Archive for the ‘PIT’ Category

Season Preview: Plante East

In DEN, PIT, SAL, Special Features, SSR, WIN on October 7, 2018 at 11:08 am

Welcome to the first of our 2018-19 season previews: brief overviews of what’s new, what’s old, and what’s expected as 20 GWMHL clubs prepare for a new year.

We start our tour of the league in the Plante East, home of the defending Gump Cup Champs.

Denver Spurs
Last Season’s Finish: 45-29-8 (4th in conference); lost in 1st round
Notable Arrivals: F Martin Frk, F Carl Soderberg, F Stefan Noesen, F Brian Gibbons, F Noel Acciari, G Anton Khudobin.
Notable Departures: F Riley Nash, F Marian Hossa, F Jaromir Jagr, F Lance Bouma, F Derek MacKenzie, D Thomas Hickey

The Spurs headed into last season having acquired Brayden Holtby, Marian Hossa, Mike Fisher, Erik Karlsson, and Jaromir Jagr, and the spending spree paid immediate dividends, vaulting Denver into playoff position and helping them take a high-powered Parry Sound to 6 games. Now, with Jagr and Hossa out, Fisher unlikely to play much, a quiet offseason, and no 2018 draft picks until the fourth round, expectations are lower — a lot lower. The Spurs still have Karlsson to lead a solid defense alongside Keith Yandle, but the forward ranks are paper-thin after Matt Duchene, Cam Atkinson, and Derick Brassard, even after the signing of Carl Soderberg. Spurs fans will likely need to be patient until the 2019 draft when they can start replenishing with top-end talent.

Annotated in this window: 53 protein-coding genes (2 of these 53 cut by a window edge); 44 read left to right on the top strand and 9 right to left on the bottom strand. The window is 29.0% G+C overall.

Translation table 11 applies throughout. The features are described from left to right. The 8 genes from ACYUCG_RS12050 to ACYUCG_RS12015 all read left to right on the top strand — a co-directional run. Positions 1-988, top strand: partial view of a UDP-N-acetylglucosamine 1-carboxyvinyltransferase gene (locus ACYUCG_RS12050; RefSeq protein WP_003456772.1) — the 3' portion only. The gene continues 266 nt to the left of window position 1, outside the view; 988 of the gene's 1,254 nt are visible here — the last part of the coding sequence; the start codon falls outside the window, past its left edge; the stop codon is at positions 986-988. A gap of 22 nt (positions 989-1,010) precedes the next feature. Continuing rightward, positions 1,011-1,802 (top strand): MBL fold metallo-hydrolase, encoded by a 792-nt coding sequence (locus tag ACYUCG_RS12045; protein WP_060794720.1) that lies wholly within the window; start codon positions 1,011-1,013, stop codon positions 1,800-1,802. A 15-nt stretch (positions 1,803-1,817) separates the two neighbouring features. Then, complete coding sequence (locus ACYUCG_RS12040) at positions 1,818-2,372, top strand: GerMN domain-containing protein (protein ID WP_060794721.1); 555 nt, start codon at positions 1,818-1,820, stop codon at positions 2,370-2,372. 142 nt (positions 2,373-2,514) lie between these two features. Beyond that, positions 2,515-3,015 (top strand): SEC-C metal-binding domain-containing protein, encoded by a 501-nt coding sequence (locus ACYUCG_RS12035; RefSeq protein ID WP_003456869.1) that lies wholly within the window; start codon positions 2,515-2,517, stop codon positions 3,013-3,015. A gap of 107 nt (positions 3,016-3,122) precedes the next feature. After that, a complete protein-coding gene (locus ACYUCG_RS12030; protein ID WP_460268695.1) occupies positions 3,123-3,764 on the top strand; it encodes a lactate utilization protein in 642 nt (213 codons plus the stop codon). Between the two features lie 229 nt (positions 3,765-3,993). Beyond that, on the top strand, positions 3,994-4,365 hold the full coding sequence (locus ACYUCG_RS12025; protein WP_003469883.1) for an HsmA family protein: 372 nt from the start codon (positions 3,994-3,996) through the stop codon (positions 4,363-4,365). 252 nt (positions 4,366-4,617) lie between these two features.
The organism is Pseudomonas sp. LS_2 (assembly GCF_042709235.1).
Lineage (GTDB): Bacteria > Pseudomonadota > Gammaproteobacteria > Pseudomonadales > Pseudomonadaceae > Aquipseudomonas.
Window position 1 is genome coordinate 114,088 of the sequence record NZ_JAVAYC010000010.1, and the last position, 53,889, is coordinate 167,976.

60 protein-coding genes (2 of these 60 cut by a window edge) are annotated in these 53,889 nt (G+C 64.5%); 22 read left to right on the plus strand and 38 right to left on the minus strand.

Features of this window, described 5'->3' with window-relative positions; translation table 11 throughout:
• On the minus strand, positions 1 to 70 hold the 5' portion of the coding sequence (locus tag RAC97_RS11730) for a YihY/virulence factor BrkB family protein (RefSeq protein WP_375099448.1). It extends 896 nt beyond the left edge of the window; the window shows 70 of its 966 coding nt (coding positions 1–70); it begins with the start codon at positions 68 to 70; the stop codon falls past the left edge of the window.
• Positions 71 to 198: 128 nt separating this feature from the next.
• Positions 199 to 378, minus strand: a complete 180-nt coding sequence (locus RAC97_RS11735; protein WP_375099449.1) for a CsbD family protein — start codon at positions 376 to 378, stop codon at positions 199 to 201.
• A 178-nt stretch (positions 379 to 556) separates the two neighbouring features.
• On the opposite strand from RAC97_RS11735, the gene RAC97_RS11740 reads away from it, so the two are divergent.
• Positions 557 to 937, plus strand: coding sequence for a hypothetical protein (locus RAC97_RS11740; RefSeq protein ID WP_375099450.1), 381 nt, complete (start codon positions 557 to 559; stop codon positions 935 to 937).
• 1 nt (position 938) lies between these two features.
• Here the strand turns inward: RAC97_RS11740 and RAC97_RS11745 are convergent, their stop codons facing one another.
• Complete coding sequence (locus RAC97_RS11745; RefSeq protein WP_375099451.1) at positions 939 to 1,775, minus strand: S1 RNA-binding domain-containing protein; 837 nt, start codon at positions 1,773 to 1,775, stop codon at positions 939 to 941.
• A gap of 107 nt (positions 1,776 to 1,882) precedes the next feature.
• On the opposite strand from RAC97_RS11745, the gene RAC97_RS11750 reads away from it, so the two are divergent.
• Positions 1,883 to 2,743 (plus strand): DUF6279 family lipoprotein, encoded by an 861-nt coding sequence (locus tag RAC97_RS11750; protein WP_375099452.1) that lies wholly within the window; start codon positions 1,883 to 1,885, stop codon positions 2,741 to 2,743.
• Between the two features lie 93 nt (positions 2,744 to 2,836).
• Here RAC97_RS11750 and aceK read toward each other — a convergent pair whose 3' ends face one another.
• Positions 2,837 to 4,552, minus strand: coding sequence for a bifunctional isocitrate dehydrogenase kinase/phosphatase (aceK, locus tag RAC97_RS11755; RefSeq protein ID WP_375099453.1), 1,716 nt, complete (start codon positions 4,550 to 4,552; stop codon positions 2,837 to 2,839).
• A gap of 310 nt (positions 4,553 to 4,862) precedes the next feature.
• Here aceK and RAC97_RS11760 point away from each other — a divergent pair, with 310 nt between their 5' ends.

Verdict: Rebuilding

Pittsburgh Hornets
Last Season’s Finish: 32-39-11 (7th in conference); missed playoffs